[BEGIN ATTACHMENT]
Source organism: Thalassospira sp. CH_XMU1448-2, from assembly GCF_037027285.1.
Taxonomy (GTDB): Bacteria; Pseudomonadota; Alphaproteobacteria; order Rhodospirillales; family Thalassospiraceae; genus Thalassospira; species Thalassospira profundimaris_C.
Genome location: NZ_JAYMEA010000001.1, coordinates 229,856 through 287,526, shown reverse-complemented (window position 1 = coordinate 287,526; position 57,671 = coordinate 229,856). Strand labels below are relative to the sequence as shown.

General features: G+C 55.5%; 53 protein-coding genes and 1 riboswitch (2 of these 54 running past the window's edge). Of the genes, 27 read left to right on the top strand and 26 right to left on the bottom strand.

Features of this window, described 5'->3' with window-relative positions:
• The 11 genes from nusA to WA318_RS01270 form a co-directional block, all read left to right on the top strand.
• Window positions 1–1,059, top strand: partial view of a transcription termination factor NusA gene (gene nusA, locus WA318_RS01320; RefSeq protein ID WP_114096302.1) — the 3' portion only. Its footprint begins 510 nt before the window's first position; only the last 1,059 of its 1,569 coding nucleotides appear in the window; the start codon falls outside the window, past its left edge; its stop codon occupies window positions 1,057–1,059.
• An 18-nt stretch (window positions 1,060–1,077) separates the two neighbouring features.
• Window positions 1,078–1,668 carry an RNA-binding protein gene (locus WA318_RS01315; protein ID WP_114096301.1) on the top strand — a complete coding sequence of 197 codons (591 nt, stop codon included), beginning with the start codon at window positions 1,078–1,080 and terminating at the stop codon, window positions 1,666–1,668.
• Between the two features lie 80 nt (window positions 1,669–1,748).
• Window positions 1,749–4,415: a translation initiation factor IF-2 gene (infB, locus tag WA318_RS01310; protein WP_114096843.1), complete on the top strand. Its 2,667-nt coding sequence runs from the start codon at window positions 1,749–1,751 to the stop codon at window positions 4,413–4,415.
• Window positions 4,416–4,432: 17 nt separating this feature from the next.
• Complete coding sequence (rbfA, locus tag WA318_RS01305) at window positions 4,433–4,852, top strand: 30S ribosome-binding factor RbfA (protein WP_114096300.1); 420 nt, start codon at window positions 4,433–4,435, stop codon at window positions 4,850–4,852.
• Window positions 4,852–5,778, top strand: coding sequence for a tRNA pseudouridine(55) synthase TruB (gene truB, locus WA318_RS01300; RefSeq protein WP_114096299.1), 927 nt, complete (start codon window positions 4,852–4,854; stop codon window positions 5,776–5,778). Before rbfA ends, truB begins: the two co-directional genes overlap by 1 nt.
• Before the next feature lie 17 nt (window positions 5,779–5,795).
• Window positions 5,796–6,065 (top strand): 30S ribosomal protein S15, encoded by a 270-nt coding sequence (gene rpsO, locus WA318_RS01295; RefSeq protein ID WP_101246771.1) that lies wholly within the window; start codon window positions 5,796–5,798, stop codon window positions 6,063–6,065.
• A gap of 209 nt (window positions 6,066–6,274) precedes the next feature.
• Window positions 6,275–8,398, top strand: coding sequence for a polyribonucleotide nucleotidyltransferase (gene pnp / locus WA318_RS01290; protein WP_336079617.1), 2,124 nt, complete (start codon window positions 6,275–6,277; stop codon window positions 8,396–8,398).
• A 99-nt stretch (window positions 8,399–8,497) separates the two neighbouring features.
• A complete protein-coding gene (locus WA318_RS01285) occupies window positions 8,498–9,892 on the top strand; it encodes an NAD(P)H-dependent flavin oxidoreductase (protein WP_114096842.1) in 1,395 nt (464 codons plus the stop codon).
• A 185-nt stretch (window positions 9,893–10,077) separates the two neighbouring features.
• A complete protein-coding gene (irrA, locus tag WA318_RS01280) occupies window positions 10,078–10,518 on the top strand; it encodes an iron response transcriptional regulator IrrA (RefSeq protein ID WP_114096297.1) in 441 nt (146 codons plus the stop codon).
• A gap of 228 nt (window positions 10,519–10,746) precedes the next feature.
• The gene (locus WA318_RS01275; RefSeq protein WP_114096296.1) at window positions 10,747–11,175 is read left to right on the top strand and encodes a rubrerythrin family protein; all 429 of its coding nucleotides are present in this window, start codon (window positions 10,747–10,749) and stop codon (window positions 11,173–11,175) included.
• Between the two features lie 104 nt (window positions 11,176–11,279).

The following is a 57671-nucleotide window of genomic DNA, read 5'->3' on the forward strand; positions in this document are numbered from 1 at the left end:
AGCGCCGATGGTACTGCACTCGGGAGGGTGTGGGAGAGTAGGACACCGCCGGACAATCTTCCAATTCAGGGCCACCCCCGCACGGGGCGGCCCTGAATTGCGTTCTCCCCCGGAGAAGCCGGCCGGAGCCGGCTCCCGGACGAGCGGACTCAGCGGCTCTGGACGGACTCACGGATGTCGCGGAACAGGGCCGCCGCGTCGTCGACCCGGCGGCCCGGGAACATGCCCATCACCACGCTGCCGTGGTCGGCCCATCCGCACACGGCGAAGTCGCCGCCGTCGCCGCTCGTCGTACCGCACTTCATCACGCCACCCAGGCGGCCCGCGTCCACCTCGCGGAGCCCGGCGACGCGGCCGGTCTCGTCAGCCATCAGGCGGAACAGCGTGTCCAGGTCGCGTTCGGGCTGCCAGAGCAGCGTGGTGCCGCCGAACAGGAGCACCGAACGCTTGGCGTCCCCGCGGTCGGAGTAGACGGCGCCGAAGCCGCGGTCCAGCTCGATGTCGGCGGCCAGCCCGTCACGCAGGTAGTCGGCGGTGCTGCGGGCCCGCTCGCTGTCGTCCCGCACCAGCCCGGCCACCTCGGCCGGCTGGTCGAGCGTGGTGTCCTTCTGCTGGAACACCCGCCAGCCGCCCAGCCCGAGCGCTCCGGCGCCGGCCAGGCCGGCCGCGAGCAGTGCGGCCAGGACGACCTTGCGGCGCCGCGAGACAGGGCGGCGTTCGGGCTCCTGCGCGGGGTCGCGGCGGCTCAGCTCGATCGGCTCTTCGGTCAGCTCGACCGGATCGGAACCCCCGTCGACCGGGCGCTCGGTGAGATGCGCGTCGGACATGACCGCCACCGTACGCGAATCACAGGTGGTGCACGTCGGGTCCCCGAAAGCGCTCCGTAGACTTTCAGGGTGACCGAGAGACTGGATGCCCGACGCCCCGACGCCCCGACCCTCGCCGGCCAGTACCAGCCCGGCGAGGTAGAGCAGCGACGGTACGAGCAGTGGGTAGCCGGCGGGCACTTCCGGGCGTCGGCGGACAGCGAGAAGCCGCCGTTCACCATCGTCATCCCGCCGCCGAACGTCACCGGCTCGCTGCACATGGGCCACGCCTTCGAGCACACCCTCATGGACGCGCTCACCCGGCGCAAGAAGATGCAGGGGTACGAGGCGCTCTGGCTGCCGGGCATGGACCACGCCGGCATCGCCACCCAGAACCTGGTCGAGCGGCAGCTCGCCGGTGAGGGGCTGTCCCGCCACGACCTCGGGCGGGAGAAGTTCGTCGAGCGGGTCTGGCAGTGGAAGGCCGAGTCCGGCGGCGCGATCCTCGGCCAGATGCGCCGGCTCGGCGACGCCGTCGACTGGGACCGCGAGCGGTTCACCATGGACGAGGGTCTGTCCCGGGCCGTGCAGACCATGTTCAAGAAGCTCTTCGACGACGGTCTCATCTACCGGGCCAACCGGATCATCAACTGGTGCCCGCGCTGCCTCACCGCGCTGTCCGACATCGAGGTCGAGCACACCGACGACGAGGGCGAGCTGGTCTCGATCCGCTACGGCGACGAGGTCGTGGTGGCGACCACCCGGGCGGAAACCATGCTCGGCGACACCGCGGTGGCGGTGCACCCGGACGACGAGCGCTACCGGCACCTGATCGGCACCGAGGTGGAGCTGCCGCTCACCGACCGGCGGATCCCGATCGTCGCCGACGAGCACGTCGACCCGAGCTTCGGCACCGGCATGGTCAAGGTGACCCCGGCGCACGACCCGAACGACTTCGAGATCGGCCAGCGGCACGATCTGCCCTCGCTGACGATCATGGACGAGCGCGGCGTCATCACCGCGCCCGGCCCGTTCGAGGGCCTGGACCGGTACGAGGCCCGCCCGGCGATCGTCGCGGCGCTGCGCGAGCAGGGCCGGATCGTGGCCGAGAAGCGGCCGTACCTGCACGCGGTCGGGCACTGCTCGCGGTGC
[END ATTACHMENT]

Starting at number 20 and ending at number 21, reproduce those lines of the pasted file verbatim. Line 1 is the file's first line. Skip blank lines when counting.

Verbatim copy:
• A complete protein-coding gene (locus WA318_RS01285) occupies window positions 8,498–9,892 on the top strand; it encodes an NAD(P)H-dependent flavin oxidoreductase (protein WP_114096842.1) in 1,395 nt (464 codons plus the stop codon).
• A 185-nt stretch (window positions 9,893–10,077) separates the two neighbouring features.